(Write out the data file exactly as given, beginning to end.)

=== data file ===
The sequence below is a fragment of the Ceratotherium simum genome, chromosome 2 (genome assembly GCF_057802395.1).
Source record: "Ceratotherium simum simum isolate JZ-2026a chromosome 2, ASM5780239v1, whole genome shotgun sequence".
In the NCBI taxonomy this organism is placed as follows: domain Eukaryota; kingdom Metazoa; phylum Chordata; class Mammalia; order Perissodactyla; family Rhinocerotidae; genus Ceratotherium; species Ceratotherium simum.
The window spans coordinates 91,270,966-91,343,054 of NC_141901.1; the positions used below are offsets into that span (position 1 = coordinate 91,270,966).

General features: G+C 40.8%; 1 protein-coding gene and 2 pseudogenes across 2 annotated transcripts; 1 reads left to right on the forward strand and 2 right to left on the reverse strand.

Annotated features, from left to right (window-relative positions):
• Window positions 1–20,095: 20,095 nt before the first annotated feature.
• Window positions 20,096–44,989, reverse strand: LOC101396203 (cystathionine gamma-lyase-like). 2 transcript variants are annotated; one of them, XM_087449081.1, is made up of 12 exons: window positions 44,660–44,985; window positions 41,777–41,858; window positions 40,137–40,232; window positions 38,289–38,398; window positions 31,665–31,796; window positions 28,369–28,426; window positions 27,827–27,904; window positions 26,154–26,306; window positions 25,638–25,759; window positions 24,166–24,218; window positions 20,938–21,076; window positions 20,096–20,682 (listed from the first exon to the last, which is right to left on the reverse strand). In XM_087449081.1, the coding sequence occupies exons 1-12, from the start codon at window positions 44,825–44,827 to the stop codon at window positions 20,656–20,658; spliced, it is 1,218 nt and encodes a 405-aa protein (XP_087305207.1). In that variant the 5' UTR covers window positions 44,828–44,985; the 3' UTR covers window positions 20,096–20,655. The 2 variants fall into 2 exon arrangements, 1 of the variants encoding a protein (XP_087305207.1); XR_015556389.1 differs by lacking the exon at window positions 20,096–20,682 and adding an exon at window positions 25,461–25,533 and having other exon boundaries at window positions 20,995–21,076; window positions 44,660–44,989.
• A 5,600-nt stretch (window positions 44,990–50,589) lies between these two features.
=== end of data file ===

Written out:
The sequence below is a fragment of the Ceratotherium simum genome, chromosome 2 (genome assembly GCF_057802395.1).
Source record: "Ceratotherium simum simum isolate JZ-2026a chromosome 2, ASM5780239v1, whole genome shotgun sequence".
In the NCBI taxonomy this organism is placed as follows: domain Eukaryota; kingdom Metazoa; phylum Chordata; class Mammalia; order Perissodactyla; family Rhinocerotidae; genus Ceratotherium; species Ceratotherium simum.
The window spans coordinates 91,270,966-91,343,054 of NC_141901.1; the positions used below are offsets into that span (position 1 = coordinate 91,270,966).

General features: G+C 40.8%; 1 protein-coding gene and 2 pseudogenes across 2 annotated transcripts; 1 reads left to right on the forward strand and 2 right to left on the reverse strand.

Annotated features, from left to right (window-relative positions):
• Window positions 1–20,095: 20,095 nt before the first annotated feature.
• Window positions 20,096–44,989, reverse strand: LOC101396203 (cystathionine gamma-lyase-like). 2 transcript variants are annotated; one of them, XM_087449081.1, is made up of 12 exons: window positions 44,660–44,985; window positions 41,777–41,858; window positions 40,137–40,232; window positions 38,289–38,398; window positions 31,665–31,796; window positions 28,369–28,426; window positions 27,827–27,904; window positions 26,154–26,306; window positions 25,638–25,759; window positions 24,166–24,218; window positions 20,938–21,076; window positions 20,096–20,682 (listed from the first exon to the last, which is right to left on the reverse strand). In XM_087449081.1, the coding sequence occupies exons 1-12, from the start codon at window positions 44,825–44,827 to the stop codon at window positions 20,656–20,658; spliced, it is 1,218 nt and encodes a 405-aa protein (XP_087305207.1). In that variant the 5' UTR covers window positions 44,828–44,985; the 3' UTR covers window positions 20,096–20,655. The 2 variants fall into 2 exon arrangements, 1 of the variants encoding a protein (XP_087305207.1); XR_015556389.1 differs by lacking the exon at window positions 20,096–20,682 and adding an exon at window positions 25,461–25,533 and having other exon boundaries at window positions 20,995–21,076; window positions 44,660–44,989.
• A 5,600-nt stretch (window positions 44,990–50,589) lies between these two features.